The Lurking Wolves of the Internet (A Word to Parents)

“Behold, I am sending you out as sheep in the midst of wolves, so be wise as serpents and innocent as doves.” (Matthew 10:16)

Parents, beware of the lurking wolves seeking to devour the souls of your children through the internet. I know that sounds extreme, and I am doing everything in my power to keep from becoming a radical, off the grid, technology phobiaist (making up words here)…but at times I can’t help myself. For all of its blessings, the internet will be the greatest threat to your kid’s soul. Beware.

Parents are responsible for the discipleship of their children. It is primarily up to us to instill truth into their hearts and to be watchful when lies and deceit creep in. Twenty years ago, that was a bit simpler. Parents could know the voices in their childrens’ lives. Those voices were the neighborhood kids like Tommy, or Dale. Maybe they were even media voices like that Karate Kid that everyone seemed to enjoy. But even if movies were having an influence, one could typically decipher what one’s kid was watching and what it was all about. There were only four TV channels and two feature films showing in the theatre on Friday night. Those days are gone with the wind.

To give an analogy, think of your kids’ access to the world as acreage of a farm. They are cute little sheep on that farm. Surrounding that farm are dangerous wolves seeking to devour them. Those wolves come in the form of false teaching, worldly ideas, and enticing images. You don’t have to be a genius to deduce that the farm was a lot smaller before the internet. It was a bit easier for parents to build up a good fence around the small farm to keep the sheep safe. But as soon as your kid is introduced to YouTube alone, that farm grows exponentially in size. They have stepped into a mega-world of digital influencers to the tune of 31 million people. That is a far cry from the control parents once had over who was influencing their children. It is no longer Tommy, Dale, or the occasional favorite movie star. Now it is 31 million unknown voices being downloaded instantaneously to the screen in your child’s hand. The truth is, you can’t build a fence around that farm, so you had better not release your kid into it until they are able to fend for themselves.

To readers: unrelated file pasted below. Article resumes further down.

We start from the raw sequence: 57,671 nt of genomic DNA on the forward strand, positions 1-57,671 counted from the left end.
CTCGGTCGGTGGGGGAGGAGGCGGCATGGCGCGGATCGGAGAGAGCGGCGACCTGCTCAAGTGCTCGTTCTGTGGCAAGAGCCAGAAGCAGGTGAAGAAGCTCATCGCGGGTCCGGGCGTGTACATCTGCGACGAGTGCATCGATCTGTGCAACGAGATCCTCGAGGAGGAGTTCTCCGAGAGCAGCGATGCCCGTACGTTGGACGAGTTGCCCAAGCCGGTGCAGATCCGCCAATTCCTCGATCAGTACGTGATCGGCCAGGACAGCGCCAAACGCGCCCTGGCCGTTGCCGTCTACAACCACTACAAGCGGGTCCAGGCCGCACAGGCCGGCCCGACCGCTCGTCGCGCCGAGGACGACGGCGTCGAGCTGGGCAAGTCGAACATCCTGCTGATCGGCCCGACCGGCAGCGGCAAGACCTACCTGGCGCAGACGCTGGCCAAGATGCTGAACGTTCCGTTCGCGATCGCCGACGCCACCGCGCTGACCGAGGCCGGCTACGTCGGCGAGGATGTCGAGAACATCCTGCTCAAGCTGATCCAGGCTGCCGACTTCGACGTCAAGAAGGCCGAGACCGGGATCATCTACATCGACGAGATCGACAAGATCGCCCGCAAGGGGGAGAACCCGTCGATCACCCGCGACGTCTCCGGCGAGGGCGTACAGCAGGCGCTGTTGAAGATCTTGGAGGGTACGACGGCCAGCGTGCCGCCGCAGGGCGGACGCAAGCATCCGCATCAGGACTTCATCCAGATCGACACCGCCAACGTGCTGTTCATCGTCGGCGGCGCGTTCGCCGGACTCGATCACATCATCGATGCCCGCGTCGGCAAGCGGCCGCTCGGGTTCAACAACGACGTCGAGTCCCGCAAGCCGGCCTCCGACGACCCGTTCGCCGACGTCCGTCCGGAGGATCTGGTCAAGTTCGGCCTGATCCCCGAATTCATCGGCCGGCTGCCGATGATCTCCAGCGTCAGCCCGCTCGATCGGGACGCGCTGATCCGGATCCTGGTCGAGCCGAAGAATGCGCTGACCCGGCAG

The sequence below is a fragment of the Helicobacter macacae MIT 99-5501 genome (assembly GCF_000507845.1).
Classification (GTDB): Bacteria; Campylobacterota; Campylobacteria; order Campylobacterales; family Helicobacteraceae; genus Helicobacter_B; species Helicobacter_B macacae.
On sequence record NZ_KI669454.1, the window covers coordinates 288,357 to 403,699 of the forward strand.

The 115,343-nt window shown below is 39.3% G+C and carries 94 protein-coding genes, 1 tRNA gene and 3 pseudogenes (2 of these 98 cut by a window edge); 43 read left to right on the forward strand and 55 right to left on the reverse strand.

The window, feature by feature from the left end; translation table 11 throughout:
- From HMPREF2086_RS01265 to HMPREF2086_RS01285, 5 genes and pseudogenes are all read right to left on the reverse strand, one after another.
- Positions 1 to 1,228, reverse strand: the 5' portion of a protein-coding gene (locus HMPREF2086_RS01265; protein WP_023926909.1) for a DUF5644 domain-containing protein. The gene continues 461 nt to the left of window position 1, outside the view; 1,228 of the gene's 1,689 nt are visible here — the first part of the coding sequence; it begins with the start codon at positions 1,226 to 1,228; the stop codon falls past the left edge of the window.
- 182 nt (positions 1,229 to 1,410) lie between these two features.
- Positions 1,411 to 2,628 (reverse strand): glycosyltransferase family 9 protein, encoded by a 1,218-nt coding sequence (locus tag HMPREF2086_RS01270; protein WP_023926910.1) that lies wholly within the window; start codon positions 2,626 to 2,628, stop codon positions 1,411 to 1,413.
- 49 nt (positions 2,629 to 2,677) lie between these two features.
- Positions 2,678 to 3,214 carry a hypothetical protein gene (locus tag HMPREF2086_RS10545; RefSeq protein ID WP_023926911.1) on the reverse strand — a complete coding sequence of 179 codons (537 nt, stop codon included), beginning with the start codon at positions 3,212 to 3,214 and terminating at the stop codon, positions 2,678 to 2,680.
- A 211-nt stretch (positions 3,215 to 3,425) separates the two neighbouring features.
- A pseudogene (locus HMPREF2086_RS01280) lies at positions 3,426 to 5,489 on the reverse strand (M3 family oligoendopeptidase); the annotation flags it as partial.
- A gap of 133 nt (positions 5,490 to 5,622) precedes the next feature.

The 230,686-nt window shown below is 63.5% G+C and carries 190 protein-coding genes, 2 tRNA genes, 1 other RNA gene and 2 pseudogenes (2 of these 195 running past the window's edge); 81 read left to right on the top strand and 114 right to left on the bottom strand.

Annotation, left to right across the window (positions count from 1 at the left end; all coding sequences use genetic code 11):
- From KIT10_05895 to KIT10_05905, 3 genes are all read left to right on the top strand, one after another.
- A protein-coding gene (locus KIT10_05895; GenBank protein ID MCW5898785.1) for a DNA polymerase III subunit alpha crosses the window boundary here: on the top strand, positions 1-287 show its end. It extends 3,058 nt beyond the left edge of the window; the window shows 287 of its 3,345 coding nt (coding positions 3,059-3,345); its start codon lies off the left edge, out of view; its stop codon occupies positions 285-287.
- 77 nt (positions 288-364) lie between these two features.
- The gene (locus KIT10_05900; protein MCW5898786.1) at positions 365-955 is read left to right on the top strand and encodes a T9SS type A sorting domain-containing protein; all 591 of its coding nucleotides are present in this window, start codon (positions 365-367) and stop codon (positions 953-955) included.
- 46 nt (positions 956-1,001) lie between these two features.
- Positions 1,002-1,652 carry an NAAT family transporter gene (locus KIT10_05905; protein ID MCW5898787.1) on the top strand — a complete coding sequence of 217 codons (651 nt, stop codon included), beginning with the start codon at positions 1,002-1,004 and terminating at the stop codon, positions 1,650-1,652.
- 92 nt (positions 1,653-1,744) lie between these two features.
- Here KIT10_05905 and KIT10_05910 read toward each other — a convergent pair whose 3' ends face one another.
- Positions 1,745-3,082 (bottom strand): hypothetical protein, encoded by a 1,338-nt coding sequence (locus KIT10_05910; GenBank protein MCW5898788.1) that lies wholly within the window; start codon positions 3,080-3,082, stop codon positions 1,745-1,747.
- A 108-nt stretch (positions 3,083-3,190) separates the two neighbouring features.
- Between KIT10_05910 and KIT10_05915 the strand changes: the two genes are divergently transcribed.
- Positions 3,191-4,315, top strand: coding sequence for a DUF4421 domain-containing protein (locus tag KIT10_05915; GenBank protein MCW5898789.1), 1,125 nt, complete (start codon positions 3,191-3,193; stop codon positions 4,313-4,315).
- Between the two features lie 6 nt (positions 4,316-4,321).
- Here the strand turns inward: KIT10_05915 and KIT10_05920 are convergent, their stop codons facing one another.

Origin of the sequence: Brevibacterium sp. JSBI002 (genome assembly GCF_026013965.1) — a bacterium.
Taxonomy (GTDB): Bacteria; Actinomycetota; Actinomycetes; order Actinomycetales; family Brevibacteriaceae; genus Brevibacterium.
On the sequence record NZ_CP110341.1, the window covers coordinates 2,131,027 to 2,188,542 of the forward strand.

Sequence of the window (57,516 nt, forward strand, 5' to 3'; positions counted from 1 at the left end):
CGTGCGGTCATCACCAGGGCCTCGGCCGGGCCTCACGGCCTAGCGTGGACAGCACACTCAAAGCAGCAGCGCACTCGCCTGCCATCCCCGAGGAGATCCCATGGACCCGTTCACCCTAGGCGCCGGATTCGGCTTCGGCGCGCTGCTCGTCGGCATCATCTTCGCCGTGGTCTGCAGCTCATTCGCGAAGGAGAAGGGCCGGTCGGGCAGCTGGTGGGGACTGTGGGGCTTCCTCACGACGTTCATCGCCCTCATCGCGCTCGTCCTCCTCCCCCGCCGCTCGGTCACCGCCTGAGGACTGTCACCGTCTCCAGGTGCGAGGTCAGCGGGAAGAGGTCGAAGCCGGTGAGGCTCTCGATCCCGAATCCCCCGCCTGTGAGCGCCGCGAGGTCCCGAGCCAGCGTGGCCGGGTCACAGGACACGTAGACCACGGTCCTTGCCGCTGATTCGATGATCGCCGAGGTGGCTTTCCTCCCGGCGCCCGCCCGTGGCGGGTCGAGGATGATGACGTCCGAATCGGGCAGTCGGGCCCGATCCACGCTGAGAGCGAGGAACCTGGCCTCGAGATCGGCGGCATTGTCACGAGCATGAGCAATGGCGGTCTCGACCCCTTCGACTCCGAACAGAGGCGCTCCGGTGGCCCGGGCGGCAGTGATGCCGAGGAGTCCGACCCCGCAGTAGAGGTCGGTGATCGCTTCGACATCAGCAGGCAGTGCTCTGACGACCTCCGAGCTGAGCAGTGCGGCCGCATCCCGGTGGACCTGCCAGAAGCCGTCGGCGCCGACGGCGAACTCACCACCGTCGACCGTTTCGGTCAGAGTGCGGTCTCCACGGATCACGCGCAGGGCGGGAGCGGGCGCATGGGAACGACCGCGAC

I am not saying you need to protect your kid from technology the way you would a pit of vipers. We need to introduce them to technology and teach them to use it wisely. But wisdom is key here. It is unwise to give your child unfiltered access to the internet. This includes protecting from things like pornography, but it is so much more than that. You need to filter ferociously. There are no neutral influences in a fallen world. YouTube likes to call their famous stars, “influencers,” and that they are. But what are they influencing your kids towards? Do you know?

Take Rhett and Link as one example. You may be familiar with them. Your teenagers probably watch them. They are wolves out for the destruction of your teens’ souls.

Rhett and Link rose to YouTube fame years ago with their show “Good Mythical Morning.” The two of them got their start in evangelical Christian circles and were committed, involved, seemingly “all-in” Christians. For that reason, they gained great popularity in youth groups and Christian circles across the country. Their content seemed innocent enough. Rhett and Link are comedians. They taste test junk food, eat the world’s hottest peppers, and deep fry sunglasses. This is the stuff of teenage dreams.